There was a lot to process in this book with some heavy topics: Homelessness, AIDS/HIV/ polyamorous relationships, bisexuality, and trauma. Now, putting that many sensitive themes in a book can be tricky, and even though I feel like some of them were glossed over and handled "too quickly" I think this book had good intentions.
I wasn't connecting well with Sabine. She has a character arc that spells growth for her character, but after I finished it, I tried to justify the things that she did, but I had a very hard time. She was mean and just as much of a liar as her mother and Charlie. She almost ruined a person's life, broke into an apartment, and was downright horrible to a man she hardly knew. Now, I understand that grief can do horrible things to a person, but she seemed entirely selfish about the entire thing and almost devoid of emotion. Even after finding out how her dad died, she did not take the time to educate herself on the cause, and did not try to understand much about who her dad was, and come to terms with it in a realistic way.
Lots of other things bothered me. Sabine's mom and the way she talked about the poly relationship felt weird. She made it sound like she did not like it at all, and was almost forced to deal with it for the sake of being with Sabine's dad. Let's not get started on the way the book portrayed the twins' dad. It felt so much like he did not care for his daughters at all, and couldn't wait until they went away to college to leave his wife of seventeen odd years to be with his boyfriend. It all sounded really really really awful. If I were Sabine, I would be crushed with no amount of convincing me otherwise.
I'm rambling, but I'm on a roll.
The small portion of the book where they discuss AIDS/HIV really made me turn my head. Charlie hints that Sabine's dad contracted the virus before he was with him, and got the virus from sleeping with multiple partners. The entire thing felt cringy and hinted that bisexual people slept around to experiment with their sexuality and that only queer people contracted HIV. I may be reading too much into it, but just a few one-liners contradicting my feelings would have helped. In the end, it felt very harmful.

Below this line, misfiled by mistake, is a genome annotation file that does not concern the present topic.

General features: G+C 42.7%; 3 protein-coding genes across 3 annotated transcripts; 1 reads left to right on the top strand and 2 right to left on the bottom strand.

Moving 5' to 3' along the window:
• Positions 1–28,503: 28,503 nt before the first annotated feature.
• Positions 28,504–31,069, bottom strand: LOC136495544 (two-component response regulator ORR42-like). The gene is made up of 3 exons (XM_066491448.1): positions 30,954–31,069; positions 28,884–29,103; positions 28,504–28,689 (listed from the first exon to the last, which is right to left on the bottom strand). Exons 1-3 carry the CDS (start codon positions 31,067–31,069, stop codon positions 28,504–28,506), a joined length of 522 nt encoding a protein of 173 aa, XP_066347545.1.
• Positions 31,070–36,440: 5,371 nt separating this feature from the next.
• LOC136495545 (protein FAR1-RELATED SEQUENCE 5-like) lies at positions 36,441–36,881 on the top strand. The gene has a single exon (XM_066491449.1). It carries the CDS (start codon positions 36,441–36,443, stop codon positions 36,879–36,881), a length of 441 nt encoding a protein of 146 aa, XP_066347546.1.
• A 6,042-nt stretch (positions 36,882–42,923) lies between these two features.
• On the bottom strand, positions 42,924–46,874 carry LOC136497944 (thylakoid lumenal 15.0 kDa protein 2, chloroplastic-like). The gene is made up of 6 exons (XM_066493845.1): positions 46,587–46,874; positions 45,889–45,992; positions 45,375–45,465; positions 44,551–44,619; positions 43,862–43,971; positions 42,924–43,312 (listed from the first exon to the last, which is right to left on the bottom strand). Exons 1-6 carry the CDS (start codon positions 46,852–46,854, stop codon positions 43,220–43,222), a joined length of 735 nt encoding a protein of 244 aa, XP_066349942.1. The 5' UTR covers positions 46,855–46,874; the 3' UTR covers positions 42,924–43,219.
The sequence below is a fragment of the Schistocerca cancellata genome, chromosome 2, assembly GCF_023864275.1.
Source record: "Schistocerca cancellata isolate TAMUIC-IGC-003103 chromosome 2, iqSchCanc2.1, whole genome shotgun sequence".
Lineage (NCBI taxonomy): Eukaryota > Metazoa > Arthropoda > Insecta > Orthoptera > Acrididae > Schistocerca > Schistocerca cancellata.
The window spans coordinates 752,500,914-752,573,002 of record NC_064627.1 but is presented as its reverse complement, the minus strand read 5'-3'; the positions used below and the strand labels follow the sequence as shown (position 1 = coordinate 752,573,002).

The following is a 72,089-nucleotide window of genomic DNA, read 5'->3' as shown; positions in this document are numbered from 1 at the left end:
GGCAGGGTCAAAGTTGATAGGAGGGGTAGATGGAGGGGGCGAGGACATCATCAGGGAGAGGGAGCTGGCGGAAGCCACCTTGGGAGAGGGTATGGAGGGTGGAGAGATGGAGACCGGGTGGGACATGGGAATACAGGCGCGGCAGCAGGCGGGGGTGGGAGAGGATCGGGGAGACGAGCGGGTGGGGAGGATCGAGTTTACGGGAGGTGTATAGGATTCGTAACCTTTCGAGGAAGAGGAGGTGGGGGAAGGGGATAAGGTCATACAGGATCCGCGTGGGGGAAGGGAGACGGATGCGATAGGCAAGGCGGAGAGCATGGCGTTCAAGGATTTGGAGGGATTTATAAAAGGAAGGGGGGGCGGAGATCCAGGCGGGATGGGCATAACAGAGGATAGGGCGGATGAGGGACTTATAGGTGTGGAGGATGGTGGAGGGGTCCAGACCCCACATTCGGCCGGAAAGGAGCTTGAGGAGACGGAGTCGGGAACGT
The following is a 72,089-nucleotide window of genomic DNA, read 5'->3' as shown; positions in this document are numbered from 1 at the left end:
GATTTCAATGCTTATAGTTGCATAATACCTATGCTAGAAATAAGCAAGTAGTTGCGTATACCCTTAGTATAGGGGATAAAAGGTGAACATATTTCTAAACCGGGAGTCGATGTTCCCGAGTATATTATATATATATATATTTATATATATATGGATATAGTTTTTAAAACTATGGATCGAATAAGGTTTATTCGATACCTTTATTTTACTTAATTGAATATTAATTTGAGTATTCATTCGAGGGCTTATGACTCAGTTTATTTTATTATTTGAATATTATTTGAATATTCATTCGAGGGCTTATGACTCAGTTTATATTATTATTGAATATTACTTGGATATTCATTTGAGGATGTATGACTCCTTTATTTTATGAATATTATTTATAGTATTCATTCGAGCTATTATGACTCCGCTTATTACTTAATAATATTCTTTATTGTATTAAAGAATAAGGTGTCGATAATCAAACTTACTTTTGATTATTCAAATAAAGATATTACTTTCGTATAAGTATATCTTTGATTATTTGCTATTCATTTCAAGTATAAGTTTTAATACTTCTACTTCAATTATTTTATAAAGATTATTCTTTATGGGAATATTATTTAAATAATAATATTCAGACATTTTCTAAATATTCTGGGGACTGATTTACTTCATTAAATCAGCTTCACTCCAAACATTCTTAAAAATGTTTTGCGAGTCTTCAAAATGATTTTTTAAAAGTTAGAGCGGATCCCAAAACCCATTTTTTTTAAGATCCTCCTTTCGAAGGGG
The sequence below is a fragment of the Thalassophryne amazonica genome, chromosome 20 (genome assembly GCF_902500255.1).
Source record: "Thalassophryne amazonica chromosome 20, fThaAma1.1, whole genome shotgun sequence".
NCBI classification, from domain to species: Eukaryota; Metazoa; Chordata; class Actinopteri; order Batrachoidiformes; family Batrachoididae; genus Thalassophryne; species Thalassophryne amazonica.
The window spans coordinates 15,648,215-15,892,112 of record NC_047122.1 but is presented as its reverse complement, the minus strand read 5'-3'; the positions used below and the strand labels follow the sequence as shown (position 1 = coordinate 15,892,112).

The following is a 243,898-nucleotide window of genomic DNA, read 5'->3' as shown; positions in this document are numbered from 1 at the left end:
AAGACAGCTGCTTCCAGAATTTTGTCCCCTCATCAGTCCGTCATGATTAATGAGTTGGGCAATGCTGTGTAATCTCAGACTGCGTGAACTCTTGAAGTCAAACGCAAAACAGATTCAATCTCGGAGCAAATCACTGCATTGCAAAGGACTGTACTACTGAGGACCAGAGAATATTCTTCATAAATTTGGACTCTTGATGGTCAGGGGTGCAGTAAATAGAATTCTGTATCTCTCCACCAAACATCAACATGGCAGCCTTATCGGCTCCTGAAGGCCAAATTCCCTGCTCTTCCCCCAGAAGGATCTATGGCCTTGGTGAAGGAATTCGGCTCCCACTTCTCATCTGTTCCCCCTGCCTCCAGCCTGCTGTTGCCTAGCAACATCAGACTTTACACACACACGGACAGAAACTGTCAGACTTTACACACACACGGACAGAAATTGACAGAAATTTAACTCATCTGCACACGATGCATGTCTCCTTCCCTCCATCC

Overall, it was a fast and well-paced read, but not one for readers looking for realistic poly and queer reps.
I want to thank NetGalley & Soho Press for providing me with a copy of this book in exchange for an honest review.
I appreciate so much many of the discussions that this book has and tries to have, as well as the amount of diversity since it shows polyamorous relationships and bisexual characters, on the other hand, the execution doesn't seem to be successful, it felt quite messy and the actions of the characters are simply rude and inappropriate. I cannot speak for own-voices readers so I will not, I will just give my opinion as always from my point of view when reading the book, which doesn't represent the whole truth.
In this story, we follow the identical twin sisters Sabine & Blythe, and we see them go through difficult times after the death of their father, each trying to handle the loss as much as possible. But everything begins to change when her mother decides to move into a Bay Area mansion owned by a man named Charlie. The girls embark on this mission to discover who this mysterious man really is, who seems to know everything about them and that's how they discover that Charlie was their father's boyfriend and her mother seems to know everything about it. As the sisters try to assimilate this new information, Sabine decides to learn everything she can about this side of her father that she didn't know and must decide if she decided to embrace the last legacy of her last wish for her family legacy.
I think the idea of this book is SO solid and so interesting, just by reading the synopsis you can realize that there are thousands of paths that the author may have decided to take on such an intense plot, but the one that was taken and how it was executed didn't work for me. I do appreciate the representations even though I feel that there's perhaps a bit of a stereotype regarding bisexuality, I cannot speak for own-voices readers, but I needed to convey this as I wouldn't want any of my beloved bisexual readers to feel hurt when encountering situations inappropriate perhaps in this book. The discussion of polyamory is interesting, yet the last word will always be for those who can really see themselves reflected in the story. There are a couple of twists that didn't quite convince me, as well as the choices the characters took, especially Sabine, didn't resonate with me. I can't give too many details because of spoilers, but I think sometimes her POVs and her pain lead her to say painful things or to make harsh and hasty decisions. It's not my character style at all.
This book discusses HIV, a highly sensitive subject that must be treated with the respect it deserves, so I think it's interesting to note that it's one of the topics to be discussed in the book and that it's discussed due to the weight it has
The romance shown in this book is a complete disaster, I don't want to delve too deeply into this topic, as I don't really have anything positive to share, but basically, I think the characters are both too annoying and pretentious, and I also think that there's no chemistry between any of them, to be honest.